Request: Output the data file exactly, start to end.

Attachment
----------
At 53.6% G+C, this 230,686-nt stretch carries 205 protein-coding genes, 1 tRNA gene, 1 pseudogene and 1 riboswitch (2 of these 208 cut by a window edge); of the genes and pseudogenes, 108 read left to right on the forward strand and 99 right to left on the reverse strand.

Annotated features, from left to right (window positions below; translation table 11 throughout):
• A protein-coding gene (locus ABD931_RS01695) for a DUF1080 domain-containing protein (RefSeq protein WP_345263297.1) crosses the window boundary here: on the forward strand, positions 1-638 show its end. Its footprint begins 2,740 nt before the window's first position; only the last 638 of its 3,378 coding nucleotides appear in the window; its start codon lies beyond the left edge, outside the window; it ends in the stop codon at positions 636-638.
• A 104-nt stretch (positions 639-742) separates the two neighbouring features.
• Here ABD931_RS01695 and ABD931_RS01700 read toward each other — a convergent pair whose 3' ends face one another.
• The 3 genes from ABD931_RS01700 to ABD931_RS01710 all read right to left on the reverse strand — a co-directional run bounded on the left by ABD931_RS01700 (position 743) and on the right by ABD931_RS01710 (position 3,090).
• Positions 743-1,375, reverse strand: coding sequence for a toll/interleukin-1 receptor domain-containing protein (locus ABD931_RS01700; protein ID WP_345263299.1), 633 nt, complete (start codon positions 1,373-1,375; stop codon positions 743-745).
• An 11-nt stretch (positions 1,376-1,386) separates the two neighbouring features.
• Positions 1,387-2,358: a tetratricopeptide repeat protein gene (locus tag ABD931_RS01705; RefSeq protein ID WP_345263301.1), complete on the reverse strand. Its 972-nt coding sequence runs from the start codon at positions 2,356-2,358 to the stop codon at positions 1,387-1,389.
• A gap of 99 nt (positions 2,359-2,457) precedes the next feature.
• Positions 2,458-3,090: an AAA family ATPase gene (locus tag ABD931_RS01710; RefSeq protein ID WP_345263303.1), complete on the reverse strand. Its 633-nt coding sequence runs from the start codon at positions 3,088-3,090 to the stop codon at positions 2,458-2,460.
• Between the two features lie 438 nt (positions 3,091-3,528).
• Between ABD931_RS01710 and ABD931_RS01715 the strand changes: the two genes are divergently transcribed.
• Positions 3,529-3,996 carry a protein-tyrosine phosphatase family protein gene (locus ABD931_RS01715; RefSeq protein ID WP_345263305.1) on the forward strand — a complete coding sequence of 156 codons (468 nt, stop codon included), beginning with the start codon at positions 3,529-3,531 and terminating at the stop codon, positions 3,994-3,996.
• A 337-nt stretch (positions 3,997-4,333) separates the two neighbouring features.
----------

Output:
At 53.6% G+C, this 230,686-nt stretch carries 205 protein-coding genes, 1 tRNA gene, 1 pseudogene and 1 riboswitch (2 of these 208 cut by a window edge); of the genes and pseudogenes, 108 read left to right on the forward strand and 99 right to left on the reverse strand.

Annotated features, from left to right (window positions below; translation table 11 throughout):
• A protein-coding gene (locus ABD931_RS01695) for a DUF1080 domain-containing protein (RefSeq protein WP_345263297.1) crosses the window boundary here: on the forward strand, positions 1-638 show its end. Its footprint begins 2,740 nt before the window's first position; only the last 638 of its 3,378 coding nucleotides appear in the window; its start codon lies beyond the left edge, outside the window; it ends in the stop codon at positions 636-638.
• A 104-nt stretch (positions 639-742) separates the two neighbouring features.
• Here ABD931_RS01695 and ABD931_RS01700 read toward each other — a convergent pair whose 3' ends face one another.
• The 3 genes from ABD931_RS01700 to ABD931_RS01710 all read right to left on the reverse strand — a co-directional run bounded on the left by ABD931_RS01700 (position 743) and on the right by ABD931_RS01710 (position 3,090).
• Positions 743-1,375, reverse strand: coding sequence for a toll/interleukin-1 receptor domain-containing protein (locus ABD931_RS01700; protein ID WP_345263299.1), 633 nt, complete (start codon positions 1,373-1,375; stop codon positions 743-745).
• An 11-nt stretch (positions 1,376-1,386) separates the two neighbouring features.
• Positions 1,387-2,358: a tetratricopeptide repeat protein gene (locus tag ABD931_RS01705; RefSeq protein ID WP_345263301.1), complete on the reverse strand. Its 972-nt coding sequence runs from the start codon at positions 2,356-2,358 to the stop codon at positions 1,387-1,389.
• A gap of 99 nt (positions 2,359-2,457) precedes the next feature.
• Positions 2,458-3,090: an AAA family ATPase gene (locus tag ABD931_RS01710; RefSeq protein ID WP_345263303.1), complete on the reverse strand. Its 633-nt coding sequence runs from the start codon at positions 3,088-3,090 to the stop codon at positions 2,458-2,460.
• Between the two features lie 438 nt (positions 3,091-3,528).
• Between ABD931_RS01710 and ABD931_RS01715 the strand changes: the two genes are divergently transcribed.
• Positions 3,529-3,996 carry a protein-tyrosine phosphatase family protein gene (locus ABD931_RS01715; RefSeq protein ID WP_345263305.1) on the forward strand — a complete coding sequence of 156 codons (468 nt, stop codon included), beginning with the start codon at positions 3,529-3,531 and terminating at the stop codon, positions 3,994-3,996.
• A 337-nt stretch (positions 3,997-4,333) separates the two neighbouring features.